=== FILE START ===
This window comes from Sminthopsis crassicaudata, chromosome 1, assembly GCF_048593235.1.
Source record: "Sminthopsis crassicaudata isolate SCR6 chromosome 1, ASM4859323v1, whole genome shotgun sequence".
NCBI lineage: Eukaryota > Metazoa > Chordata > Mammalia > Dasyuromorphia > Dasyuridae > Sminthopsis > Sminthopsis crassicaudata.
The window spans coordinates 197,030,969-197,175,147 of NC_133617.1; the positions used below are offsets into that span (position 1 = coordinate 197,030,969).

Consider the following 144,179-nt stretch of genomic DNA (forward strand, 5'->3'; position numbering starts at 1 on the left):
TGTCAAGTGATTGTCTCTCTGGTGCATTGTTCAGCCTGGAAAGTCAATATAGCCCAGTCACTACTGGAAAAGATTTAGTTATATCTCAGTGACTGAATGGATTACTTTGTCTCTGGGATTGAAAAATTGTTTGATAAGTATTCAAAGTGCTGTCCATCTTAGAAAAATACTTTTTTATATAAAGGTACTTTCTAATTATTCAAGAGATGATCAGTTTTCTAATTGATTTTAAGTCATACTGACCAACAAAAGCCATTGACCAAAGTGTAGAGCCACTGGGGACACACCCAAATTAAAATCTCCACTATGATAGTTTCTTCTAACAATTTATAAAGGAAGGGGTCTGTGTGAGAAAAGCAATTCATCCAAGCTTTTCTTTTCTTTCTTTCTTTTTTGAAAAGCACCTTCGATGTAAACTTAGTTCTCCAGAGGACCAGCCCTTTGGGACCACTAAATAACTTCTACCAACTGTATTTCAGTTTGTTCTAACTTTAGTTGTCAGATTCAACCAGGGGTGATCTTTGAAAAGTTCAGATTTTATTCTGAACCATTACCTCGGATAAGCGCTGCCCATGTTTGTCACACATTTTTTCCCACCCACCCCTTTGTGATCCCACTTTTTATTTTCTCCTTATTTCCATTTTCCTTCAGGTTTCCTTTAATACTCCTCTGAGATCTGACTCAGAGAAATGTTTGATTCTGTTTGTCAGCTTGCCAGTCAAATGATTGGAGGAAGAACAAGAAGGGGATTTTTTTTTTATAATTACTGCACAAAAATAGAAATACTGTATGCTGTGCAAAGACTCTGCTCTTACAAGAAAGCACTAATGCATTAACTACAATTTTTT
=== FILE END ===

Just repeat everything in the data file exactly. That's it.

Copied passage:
This window comes from Sminthopsis crassicaudata, chromosome 1, assembly GCF_048593235.1.
Source record: "Sminthopsis crassicaudata isolate SCR6 chromosome 1, ASM4859323v1, whole genome shotgun sequence".
NCBI lineage: Eukaryota > Metazoa > Chordata > Mammalia > Dasyuromorphia > Dasyuridae > Sminthopsis > Sminthopsis crassicaudata.
The window spans coordinates 197,030,969-197,175,147 of NC_133617.1; the positions used below are offsets into that span (position 1 = coordinate 197,030,969).

Consider the following 144,179-nt stretch of genomic DNA (forward strand, 5'->3'; position numbering starts at 1 on the left):
TGTCAAGTGATTGTCTCTCTGGTGCATTGTTCAGCCTGGAAAGTCAATATAGCCCAGTCACTACTGGAAAAGATTTAGTTATATCTCAGTGACTGAATGGATTACTTTGTCTCTGGGATTGAAAAATTGTTTGATAAGTATTCAAAGTGCTGTCCATCTTAGAAAAATACTTTTTTATATAAAGGTACTTTCTAATTATTCAAGAGATGATCAGTTTTCTAATTGATTTTAAGTCATACTGACCAACAAAAGCCATTGACCAAAGTGTAGAGCCACTGGGGACACACCCAAATTAAAATCTCCACTATGATAGTTTCTTCTAACAATTTATAAAGGAAGGGGTCTGTGTGAGAAAAGCAATTCATCCAAGCTTTTCTTTTCTTTCTTTCTTTTTTGAAAAGCACCTTCGATGTAAACTTAGTTCTCCAGAGGACCAGCCCTTTGGGACCACTAAATAACTTCTACCAACTGTATTTCAGTTTGTTCTAACTTTAGTTGTCAGATTCAACCAGGGGTGATCTTTGAAAAGTTCAGATTTTATTCTGAACCATTACCTCGGATAAGCGCTGCCCATGTTTGTCACACATTTTTTCCCACCCACCCCTTTGTGATCCCACTTTTTATTTTCTCCTTATTTCCATTTTCCTTCAGGTTTCCTTTAATACTCCTCTGAGATCTGACTCAGAGAAATGTTTGATTCTGTTTGTCAGCTTGCCAGTCAAATGATTGGAGGAAGAACAAGAAGGGGATTTTTTTTTTATAATTACTGCACAAAAATAGAAATACTGTATGCTGTGCAAAGACTCTGCTCTTACAAGAAAGCACTAATGCATTAACTACAATTTTTT